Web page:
He talked because he had to or go crazy. "Honey, I don't like being stuck in here any better'n you do. You don't have to be scared of me. I'm just a city dump worker on his way to get a local driver's license. 'Cause I'm from out of state, and there's only so long they'll let me drive here on my old card. I'm not a—" But that was a wrong direction, because he didn't want to even hint that he might hurt her.

"I'm not afraid of you," she said. "I'm terrified we're going to die."

"Don't say that! It's just a glitch. The power'll come back on soon and we'll be okay."

"It's a tremor. It may be bad."

"A what?" At least she was talking now.

"A tremor. Part of an earthquake. We get them here on occasion. It could be hours or days before the power returns, depending on how close we are to the epicenter."

"Hours or days!" he repeated, appalled.

There was a pause. Then he heard more stiflings. She was crying.

"Honey, don't get me wrong. I'm scared too, like I said. But if you need someone to, well, hold you—" He broke off again. This wasn't a black girl. "I'm sorry. I shouldn'ta said that. I'm just going to sit right here in my corner." He eased himself to the floor, as standing seemed pointless.

"I do need that," she said, surprisingly. "May I come to you?"

"Sure," he said, amazed.

He heard her moving toward him, guiding herself by the railing. When her foot touched his extended leg, she got down, sat beside him, and felt for his arm. He remained still, knowing that she would fear being grabbed. He smelled her faint perfume, a nice contrast to the odor that clung to him despite his best efforts.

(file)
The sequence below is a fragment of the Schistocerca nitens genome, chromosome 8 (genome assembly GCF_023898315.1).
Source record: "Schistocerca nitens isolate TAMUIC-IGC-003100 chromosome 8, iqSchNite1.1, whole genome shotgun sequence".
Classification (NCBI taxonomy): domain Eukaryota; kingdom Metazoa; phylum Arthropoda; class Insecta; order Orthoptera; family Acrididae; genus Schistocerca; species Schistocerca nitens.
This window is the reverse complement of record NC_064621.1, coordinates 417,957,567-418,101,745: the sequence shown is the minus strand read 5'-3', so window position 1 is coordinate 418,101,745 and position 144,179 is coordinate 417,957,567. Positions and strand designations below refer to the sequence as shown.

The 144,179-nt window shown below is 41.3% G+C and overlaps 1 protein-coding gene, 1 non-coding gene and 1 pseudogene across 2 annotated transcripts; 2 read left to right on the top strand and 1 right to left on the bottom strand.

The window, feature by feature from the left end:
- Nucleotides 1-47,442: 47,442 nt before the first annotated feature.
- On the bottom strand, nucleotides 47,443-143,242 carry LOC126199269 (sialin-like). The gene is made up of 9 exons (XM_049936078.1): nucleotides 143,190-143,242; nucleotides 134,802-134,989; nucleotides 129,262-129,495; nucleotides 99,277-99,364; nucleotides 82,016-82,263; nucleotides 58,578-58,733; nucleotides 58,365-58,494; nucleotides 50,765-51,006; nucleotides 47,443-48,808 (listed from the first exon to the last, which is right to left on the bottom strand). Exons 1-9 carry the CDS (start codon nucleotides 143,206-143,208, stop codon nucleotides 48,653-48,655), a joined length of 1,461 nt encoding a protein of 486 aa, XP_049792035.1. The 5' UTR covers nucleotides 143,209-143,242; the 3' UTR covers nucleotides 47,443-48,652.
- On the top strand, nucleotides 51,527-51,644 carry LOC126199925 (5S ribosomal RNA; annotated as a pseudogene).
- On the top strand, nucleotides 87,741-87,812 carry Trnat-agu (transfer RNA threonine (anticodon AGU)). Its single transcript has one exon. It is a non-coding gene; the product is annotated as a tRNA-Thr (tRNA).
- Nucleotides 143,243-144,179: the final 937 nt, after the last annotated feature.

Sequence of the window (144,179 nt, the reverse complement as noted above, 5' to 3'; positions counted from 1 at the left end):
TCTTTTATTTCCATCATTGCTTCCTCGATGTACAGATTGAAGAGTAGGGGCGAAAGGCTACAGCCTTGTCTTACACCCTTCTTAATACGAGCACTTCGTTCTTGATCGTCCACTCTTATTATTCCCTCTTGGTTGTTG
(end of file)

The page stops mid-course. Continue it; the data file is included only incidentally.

"May I?" she asked.

"Sure." He wasn't certain what she had in mind. He just didn't want to frighten her into flight. Things were bad enough without her freaking out.

She leaned into him. "Put your arm around me, please."

He did so, slowly, carefully. In a moment she was half-lying against his chest, her hair touching his neck and chin. He was conscious of the fullness of her blouse against his side. She might be pudgy, but she had a body where it counted. He tried to stifle the ideas it gave him. She was a white girl.

Then she was quietly sobbing into his collar. He felt her shoulders shuddering, and the warmth of her tears soaking his shirt. "It's okay, honey," he said. "They'll fix it soon." He hoped.

After a time her emotion abated. "Thank you," she said, not moving. "I needed that comforting."

"Any time, honey." Actually, reassuring her helped him handle his claustrophobia.
"I'm going for my driving license, too. My first. I have to take the eye test, and the written exam. I know the material completely, and my vision is good, but I'm still nervous about failing. I get—" She shrugged against him.

"Uptight," he said. "I know how it is. You know it cold, then you go blank and fuck it up." Oops. "I mean—"

She laughed, slightly. "I know the word. My brother's in the army. He told me about SNAFU: Situation Normal, All Fucked Up."

Now, he laughed. "That's it, all right."

"Are we going to die?"

He had been trying to avoid that notion. "Naw. They'll get the power back, and we'll head up for our tests, just like nothing happened."

"Sometimes it takes weeks to find isolated people trapped in the rubble. What will we eat? How will we eliminate?"

She was getting morbid. He didn't know enough about white girls to be sure of her mood. "Piss in a corner if we have to. I'm used to the smell. I promise not to look."
She laughed more fully. "What would you see, in the darkness?"

"I just mean it's, well, black men are supposed to have a thing about white gals, so you don't want me looking, even if I can't see anything."

"Is it true?"

"Sure, my word is good. I don't got much, but I got that. I wouldn't look."

"I mean about black men liking white girls."

"You yanking my chain, girl?"

"I just want to know."

"How old are you?"

"Free, white, and eighteen. I'll be going to college soon, if I can ever decide on a major. Nothing appeals."

So he couldn't get in trouble for corrupting a minor. "Sure, I guess. It's a cultural thing. A status symbol. A white gal is the ultimate prize. Especially a blonde."

"Is it true for you specifically?"

He hesitated. "I don't want to answer that."

"We're going to die anyway. Can't there be truth between us?"